1993-96 : The Society welcomed new scaled down plans for Jubilee Street, the ice rink and car park in previous plans were dropped and replaced by a new library and retention of the small scale buildings in Church Street.

We repeatedly objected to the Council’s scheme to put a supermarket and Park & Ride site on Patcham Court Farm.

1996-97 : We were very concerned about one of the schemes for the Dome, in which large rectangles were pierced into the wall along Church Street, and filled with brightly coloured plastic panels, fortunately the proposal was dropped.

1997-98 : The Regency and Brighton Societies were successful in getting Marlborough House upgraded from Grade II to Grade I, a public inquiry into its use as a public house was held and the scheme dismissed.

1998-99 : We gave evidence on the impact of a supermarket and surface car park on St Bartholomew’s church at the public inquiry into proposals for the Brighton Station site, this was subsequently one of the reasons the Inspector gave for dismissing the first scheme. We supported BUDD in their opposition to the scheme and their stance at the public inquiry.

1999-2001 : Our major objections to the Local Plan were a supermarket on the Brighton Station site, a Park & Ride site at Waterhall and high tech offices on the site of Patcham Court Farm.

We welcomed Article 4 Directions in a number of Conservation Areas, providing new controls over changes to the fronts of houses.

2001-02 : We objected to the enabling scheme for huge glass boxes at the root end of the West Pier, intended to fund the repair of the Pier.

We visited Stanmer House, to inspect the poor state of the interior.

A giant Tesco was proposed on the Hove gas works site, sadly the outline permission allowed demolition of the flint wall along New Church Road, the manager’s flint villa and the old gas showroom.

2002-03 : One developer proposed 4 unacceptable schemes: a tower on the Endeavour site, the ‘Banana’ building in North Road, an arrogant house at 1A Connaught Road and the King Alfred scheme. The first two schemes were dropped, 1A connaught was unfortunately built, but the King Alfred thankfully failed to get permission.

We welcomed the scheme to restore Stanmer House, the result is dramatic.

The grade I listed West Pier was burnt down, there were 2 arson attacks, a dramatic birdcage like structure remained as an island as its memorial.

2004-05 : The Chief Executive of the Civic Trust visited representatives of the Society to answer our concerns about the close working of the Trust with local developer, who they had appointed as their (unqualified and inappropriate) adviser on conservation and public participation, we considered resigning from the Trust.

In spite of a well designed tower we were worried about the density of the Brunswick scheme for the outer harbour of the Marina. We looked at the schemes for the King Alfred and the 42 storey Beethan tower on the Brighton Station site with growing horror.

On the whole we were pleased with the green credentials of the Jubilee Library.

2005-06 : We are appalled about the scale of the i360 tower at the foot of Regency Square, which we considered would make the Square look like toy town. We are concerned about the quantity, quality, size, affordability and location of the 40% ‘affordable’ flats now being required of 4 sizable developments along the seafront.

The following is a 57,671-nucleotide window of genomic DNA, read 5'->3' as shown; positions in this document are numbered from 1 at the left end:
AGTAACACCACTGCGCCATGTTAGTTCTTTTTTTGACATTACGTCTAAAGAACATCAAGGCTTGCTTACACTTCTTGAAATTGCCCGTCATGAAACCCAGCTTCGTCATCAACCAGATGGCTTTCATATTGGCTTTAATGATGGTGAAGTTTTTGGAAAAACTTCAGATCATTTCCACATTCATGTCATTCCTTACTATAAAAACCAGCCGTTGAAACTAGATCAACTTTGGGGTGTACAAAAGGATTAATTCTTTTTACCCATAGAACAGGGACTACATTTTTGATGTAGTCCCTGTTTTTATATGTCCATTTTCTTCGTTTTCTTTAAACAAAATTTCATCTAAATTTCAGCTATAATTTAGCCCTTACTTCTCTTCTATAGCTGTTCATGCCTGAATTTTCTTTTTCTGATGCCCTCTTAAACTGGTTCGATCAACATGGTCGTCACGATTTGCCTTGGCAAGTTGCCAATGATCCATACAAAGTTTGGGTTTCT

2006-07 : The appeal against the refusal of permission for the Beethan tower was dismissed by the Inspector, who quoted from our chairman’s expert evidence. We supported the Council and the North Laine Community Association at the inquiry. The Council subsequently thanked the Society for the support we had given them.

We also supported saveHove and the Regency Society in their campaigns against the bizarre scheme for the King Alfred, a prime example of bad planning.

2007-08 : We joined the Montpelier & Clifton Hill Association and the Clifton, Montpelier, Powis Community Association in opposing the gross overdevelopment of the site of the Royal Alexandra Children’s Hospital.

We welcomed the designation of the Carlton Hill Conservation area.

2008-09 : After 30 years of campaigning by the Brighton Society for the restoration of the Birdcage Bandstand it has been completed.

Plans for the King Alfred were fortunately killed by the credit crunch.

We objected to the proposal to demolish Varndean College, with support from the Preston & Old Patcham Society and the Sussex Industrial Archaeological Society, though we failed to get it listed.

We supported the extension to the Brighton & Hove Sixth Form College, though neither scheme went ahead as the Learning and Skills Council failed to find the promised funding for the schemes.

We objected to two almost identical proposals to add a glass box on top of the roof of the Old Market in Brunswick Town, we were expertly supported by the Georgian Group and the Brunswick and Adelaide Residents Group. An appeal has been lodged against the refusal of the scheme.

2009-10 We were sucessful in getting the Connaught Road Board School listed grade II. We were supported by the Victorian Society and English Heritage.

The Brighton Society joined Civic Voice, the organisation which has superseded the Civic Trust which went into liquidation. The Brighton Society was the winner of the ‘Best Civic Society website’ Civic Voice award at their first AGM in 2010 and were awarded a certificate.

The Brighton Society supported the Save Saltdean Lido campaign to oppose demolition of the grade II listed Lido and its upgrade its listing to grade to II*.

We joined with several other local societies to oppose the closure of the History Centre at Brighton Museum, we were successful.

2011 The Society commented on the government’s National Planning Policy Framework and is involved in commenting on the City Council’s City Wide Plan.